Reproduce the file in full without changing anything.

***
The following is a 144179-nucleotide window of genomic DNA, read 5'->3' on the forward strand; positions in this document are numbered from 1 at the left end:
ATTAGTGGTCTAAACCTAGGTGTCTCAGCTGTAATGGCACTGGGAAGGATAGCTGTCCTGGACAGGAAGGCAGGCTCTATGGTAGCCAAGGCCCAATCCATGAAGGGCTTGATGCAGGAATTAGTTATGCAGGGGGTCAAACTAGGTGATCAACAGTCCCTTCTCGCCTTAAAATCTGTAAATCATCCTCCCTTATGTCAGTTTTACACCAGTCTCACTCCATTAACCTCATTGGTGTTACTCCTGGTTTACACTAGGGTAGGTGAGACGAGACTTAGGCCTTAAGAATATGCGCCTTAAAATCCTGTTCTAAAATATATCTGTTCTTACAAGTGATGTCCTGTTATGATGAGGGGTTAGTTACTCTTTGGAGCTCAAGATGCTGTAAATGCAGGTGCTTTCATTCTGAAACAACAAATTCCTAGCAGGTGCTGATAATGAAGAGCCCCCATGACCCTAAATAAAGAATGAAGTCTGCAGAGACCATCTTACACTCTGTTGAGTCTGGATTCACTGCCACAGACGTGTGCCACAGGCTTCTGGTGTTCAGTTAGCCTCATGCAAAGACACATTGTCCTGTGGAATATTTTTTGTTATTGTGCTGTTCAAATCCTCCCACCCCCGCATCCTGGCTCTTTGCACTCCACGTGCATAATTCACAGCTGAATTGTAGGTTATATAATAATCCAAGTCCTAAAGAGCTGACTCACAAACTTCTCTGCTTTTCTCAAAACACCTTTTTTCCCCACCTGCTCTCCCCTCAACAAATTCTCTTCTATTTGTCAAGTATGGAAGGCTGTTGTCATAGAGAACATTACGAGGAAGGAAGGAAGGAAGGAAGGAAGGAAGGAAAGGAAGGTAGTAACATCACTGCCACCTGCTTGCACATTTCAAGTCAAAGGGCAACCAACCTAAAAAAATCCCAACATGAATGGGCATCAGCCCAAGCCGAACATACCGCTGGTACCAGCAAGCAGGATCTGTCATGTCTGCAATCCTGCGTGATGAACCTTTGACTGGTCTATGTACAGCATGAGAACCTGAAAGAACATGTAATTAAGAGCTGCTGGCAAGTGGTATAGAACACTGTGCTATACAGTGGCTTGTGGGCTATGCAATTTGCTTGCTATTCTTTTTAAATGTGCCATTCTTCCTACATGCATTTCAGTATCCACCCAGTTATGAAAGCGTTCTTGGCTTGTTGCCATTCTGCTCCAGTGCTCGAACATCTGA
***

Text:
The following is a 144179-nucleotide window of genomic DNA, read 5'->3' on the forward strand; positions in this document are numbered from 1 at the left end:
ATTAGTGGTCTAAACCTAGGTGTCTCAGCTGTAATGGCACTGGGAAGGATAGCTGTCCTGGACAGGAAGGCAGGCTCTATGGTAGCCAAGGCCCAATCCATGAAGGGCTTGATGCAGGAATTAGTTATGCAGGGGGTCAAACTAGGTGATCAACAGTCCCTTCTCGCCTTAAAATCTGTAAATCATCCTCCCTTATGTCAGTTTTACACCAGTCTCACTCCATTAACCTCATTGGTGTTACTCCTGGTTTACACTAGGGTAGGTGAGACGAGACTTAGGCCTTAAGAATATGCGCCTTAAAATCCTGTTCTAAAATATATCTGTTCTTACAAGTGATGTCCTGTTATGATGAGGGGTTAGTTACTCTTTGGAGCTCAAGATGCTGTAAATGCAGGTGCTTTCATTCTGAAACAACAAATTCCTAGCAGGTGCTGATAATGAAGAGCCCCCATGACCCTAAATAAAGAATGAAGTCTGCAGAGACCATCTTACACTCTGTTGAGTCTGGATTCACTGCCACAGACGTGTGCCACAGGCTTCTGGTGTTCAGTTAGCCTCATGCAAAGACACATTGTCCTGTGGAATATTTTTTGTTATTGTGCTGTTCAAATCCTCCCACCCCCGCATCCTGGCTCTTTGCACTCCACGTGCATAATTCACAGCTGAATTGTAGGTTATATAATAATCCAAGTCCTAAAGAGCTGACTCACAAACTTCTCTGCTTTTCTCAAAACACCTTTTTTCCCCACCTGCTCTCCCCTCAACAAATTCTCTTCTATTTGTCAAGTATGGAAGGCTGTTGTCATAGAGAACATTACGAGGAAGGAAGGAAGGAAGGAAGGAAGGAAGGAAAGGAAGGTAGTAACATCACTGCCACCTGCTTGCACATTTCAAGTCAAAGGGCAACCAACCTAAAAAAATCCCAACATGAATGGGCATCAGCCCAAGCCGAACATACCGCTGGTACCAGCAAGCAGGATCTGTCATGTCTGCAATCCTGCGTGATGAACCTTTGACTGGTCTATGTACAGCATGAGAACCTGAAAGAACATGTAATTAAGAGCTGCTGGCAAGTGGTATAGAACACTGTGCTATACAGTGGCTTGTGGGCTATGCAATTTGCTTGCTATTCTTTTTAAATGTGCCATTCTTCCTACATGCATTTCAGTATCCACCCAGTTATGAAAGCGTTCTTGGCTTGTTGCCATTCTGCTCCAGTGCTCGAACATCTGA